Lucie also mentions the Things We Never Got Over series by Lucy Score — another mature content series with a deceiving cover.

“Back with another series that has super cute covers. I mean, they just look adorable. I'll give them that, but what could be in here that's so inappropriate? It looks so fine on the outside. Lots, lots is in here that's so inappropriate,” she says before moving onto another wildly popular book series with some spice that may not be suitable for tweens — The Fourth Wing series by Rebecca Yarros.

“If your kiddos are on BookTok or TikTok or Instagram, these books are everywhere. And great adventure stories, okay? But also great adult content. So we're not gonna pick these ones up for a little bit. Lots in here that may be a little too much for innocent eyes,” she mentions.

After she finishes up her list of books, Lucie clarifies that she is not trying to shame any parent for buying or allowing their kids to read these books. She just wants to make parents aware that some of these series contain some, if not a lot, of adult content.

She concluded, “If you're okay with your kiddos reading adult content like that, be my guest. I'm not gonna parent shame you. They're your kids. But if you're not, and you just didn't realize that some of these innocent-looking books actually have super mature content inside, I hope this was helpful for you.”

In a video update, as requested by TikTok users, Lucie lists off a handful more books that might be too adult for young readers including:

  • Credence by Penelope Douglas
  • Throne of the Fallen series by Kerri Maniscalco
  • Flawless series by Elise Silver
  • Dreamland Billionaire series by Lauren Asher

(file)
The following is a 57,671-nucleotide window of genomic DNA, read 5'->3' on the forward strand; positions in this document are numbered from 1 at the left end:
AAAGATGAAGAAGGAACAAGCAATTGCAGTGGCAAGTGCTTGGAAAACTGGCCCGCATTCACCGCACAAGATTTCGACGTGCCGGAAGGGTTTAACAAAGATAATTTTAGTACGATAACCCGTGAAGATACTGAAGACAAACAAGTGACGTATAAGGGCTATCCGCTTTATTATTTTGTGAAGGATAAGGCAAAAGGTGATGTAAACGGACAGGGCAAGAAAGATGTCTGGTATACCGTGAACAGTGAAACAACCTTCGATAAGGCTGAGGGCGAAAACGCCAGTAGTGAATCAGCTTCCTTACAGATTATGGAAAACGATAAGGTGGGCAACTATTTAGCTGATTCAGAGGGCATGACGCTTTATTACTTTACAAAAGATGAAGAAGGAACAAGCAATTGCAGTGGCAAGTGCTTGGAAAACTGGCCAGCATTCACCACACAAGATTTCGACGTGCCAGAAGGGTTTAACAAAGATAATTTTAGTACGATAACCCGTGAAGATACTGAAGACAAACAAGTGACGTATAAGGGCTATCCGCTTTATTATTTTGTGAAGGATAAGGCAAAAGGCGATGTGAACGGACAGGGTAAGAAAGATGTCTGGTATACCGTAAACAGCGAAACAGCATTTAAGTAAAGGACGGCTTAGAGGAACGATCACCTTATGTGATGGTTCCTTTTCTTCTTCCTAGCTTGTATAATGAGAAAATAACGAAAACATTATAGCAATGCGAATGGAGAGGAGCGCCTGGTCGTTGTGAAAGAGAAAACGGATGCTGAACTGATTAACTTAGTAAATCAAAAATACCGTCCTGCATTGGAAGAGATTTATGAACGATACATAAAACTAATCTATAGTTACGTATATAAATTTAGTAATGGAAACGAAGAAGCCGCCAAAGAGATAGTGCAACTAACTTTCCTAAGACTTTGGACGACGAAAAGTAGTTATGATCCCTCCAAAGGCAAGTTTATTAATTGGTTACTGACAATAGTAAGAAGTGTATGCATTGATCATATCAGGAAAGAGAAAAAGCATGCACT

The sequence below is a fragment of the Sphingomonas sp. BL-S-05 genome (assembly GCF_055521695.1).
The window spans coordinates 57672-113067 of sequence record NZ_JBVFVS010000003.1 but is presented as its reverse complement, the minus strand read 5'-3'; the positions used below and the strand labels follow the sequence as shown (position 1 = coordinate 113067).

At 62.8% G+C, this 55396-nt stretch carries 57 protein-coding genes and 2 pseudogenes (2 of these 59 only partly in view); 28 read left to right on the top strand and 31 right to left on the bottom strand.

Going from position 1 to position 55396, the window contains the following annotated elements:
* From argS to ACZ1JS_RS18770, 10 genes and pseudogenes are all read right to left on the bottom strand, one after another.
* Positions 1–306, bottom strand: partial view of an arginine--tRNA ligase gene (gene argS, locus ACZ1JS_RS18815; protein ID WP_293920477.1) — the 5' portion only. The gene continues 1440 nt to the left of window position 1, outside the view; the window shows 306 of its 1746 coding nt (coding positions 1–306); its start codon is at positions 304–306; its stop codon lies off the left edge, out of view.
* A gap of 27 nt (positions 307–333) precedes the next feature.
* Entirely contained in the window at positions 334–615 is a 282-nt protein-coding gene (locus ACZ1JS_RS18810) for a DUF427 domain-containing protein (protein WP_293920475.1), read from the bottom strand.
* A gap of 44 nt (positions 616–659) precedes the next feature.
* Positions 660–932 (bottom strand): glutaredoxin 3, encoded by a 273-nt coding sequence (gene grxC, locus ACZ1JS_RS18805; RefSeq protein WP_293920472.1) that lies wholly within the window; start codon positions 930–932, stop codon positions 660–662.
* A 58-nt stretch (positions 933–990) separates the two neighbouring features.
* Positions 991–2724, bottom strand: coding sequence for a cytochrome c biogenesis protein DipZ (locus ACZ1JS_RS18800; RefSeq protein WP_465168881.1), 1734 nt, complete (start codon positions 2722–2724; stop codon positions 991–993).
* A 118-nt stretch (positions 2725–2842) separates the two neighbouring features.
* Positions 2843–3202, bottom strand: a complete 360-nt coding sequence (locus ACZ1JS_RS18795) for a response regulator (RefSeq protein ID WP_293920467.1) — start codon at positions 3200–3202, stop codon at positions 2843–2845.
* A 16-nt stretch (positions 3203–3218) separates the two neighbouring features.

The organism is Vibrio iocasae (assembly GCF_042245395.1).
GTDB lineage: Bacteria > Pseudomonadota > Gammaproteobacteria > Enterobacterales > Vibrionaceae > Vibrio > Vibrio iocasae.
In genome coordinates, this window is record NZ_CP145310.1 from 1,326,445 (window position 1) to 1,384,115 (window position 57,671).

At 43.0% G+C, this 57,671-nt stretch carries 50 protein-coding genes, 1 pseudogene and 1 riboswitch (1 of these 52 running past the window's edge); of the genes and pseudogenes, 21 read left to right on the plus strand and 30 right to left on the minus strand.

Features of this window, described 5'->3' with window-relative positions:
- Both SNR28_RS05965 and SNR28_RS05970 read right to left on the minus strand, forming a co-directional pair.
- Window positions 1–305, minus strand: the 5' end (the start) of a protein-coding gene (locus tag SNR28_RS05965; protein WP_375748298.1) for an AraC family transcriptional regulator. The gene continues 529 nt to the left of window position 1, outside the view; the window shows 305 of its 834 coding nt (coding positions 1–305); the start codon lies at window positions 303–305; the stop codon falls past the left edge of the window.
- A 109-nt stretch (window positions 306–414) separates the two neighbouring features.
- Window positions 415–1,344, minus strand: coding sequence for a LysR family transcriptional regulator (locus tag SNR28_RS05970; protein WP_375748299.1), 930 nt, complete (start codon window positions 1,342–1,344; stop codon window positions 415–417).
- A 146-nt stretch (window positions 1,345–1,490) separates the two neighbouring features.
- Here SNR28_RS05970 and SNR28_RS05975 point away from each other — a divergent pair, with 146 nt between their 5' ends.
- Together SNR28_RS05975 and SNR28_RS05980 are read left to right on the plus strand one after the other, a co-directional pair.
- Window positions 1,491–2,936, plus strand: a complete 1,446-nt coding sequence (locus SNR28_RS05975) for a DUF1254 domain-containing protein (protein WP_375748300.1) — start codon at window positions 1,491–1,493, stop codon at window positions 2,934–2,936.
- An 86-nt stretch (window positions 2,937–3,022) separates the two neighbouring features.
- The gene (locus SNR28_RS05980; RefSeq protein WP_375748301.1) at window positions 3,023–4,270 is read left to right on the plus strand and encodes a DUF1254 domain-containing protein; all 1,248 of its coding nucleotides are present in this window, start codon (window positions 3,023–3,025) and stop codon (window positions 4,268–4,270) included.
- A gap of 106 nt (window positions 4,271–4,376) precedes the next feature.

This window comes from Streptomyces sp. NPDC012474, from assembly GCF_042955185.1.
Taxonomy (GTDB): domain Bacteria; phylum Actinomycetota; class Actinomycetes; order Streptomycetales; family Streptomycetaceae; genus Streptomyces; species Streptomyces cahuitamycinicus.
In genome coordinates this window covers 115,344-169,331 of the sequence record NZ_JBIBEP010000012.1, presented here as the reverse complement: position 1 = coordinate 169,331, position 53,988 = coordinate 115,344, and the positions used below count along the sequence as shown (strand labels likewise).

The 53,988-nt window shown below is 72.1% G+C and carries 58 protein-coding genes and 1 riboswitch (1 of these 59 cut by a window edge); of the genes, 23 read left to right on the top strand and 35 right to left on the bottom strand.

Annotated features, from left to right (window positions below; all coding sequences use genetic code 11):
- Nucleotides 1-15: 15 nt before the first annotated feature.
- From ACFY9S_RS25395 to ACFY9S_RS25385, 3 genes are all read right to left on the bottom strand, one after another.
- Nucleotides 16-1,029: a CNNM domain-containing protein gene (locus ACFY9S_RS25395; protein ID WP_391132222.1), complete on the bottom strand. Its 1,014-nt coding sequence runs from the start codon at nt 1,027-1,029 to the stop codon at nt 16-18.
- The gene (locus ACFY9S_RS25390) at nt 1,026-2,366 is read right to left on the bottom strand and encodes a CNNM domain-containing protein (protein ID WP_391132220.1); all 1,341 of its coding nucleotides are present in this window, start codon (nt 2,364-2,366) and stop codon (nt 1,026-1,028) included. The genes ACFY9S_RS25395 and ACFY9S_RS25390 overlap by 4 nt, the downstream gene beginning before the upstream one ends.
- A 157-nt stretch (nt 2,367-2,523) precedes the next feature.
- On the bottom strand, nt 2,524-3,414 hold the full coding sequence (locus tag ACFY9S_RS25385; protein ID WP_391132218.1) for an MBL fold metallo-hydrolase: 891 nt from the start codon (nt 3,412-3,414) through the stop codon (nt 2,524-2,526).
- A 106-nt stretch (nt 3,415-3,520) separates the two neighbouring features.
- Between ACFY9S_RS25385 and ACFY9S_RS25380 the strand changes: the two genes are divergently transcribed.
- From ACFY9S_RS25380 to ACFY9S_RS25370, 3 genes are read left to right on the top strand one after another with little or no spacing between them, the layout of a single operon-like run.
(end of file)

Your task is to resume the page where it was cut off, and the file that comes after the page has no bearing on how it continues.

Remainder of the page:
• Ravenhood series by Kate Stewart
  • Archer’s Voice series by Mia Sheridan
  • anything by Lily Gold
  • anything by Emily Henry
  • anything by Abby Jimenez
  • anything by Tessa Bailey

After her videos went viral, several TikTokers thanked Lucie for her insight while others joked about what kinds of books they were reading when they were tweens.

“Um....all Gen Xers who read Flowers in the Attic at age 12, raise your hands,” one user joked.

“As long I was reading my parents gave 0 shits. I was reading 50 shades in 8th. They were just glad I was reading! 😂” another said.

Another echoed, “I was allowed to read whatever I wanted, and I did that with my own kids.”

One parent wrote, “I wish there were ratings for books like there are for movies 🤣 the way I have to Google EVERY BOOK my 10 yr old picks up 😂”

Another shared, “My mom is the one who was buying, reading, and then giving me books going “if you have any questions you can ask”

Love that! Like the OP said: Read what you want to read. Buy what you want to buy. You’re the parent. As long as there is open communication between parent and child where questions can be asked and answered with thought and consideration, maybe these books aren’t all bad.

If you’re looking for alternative YA books for your tween to dive into, Lucie made another video with tons of suggestions for parents.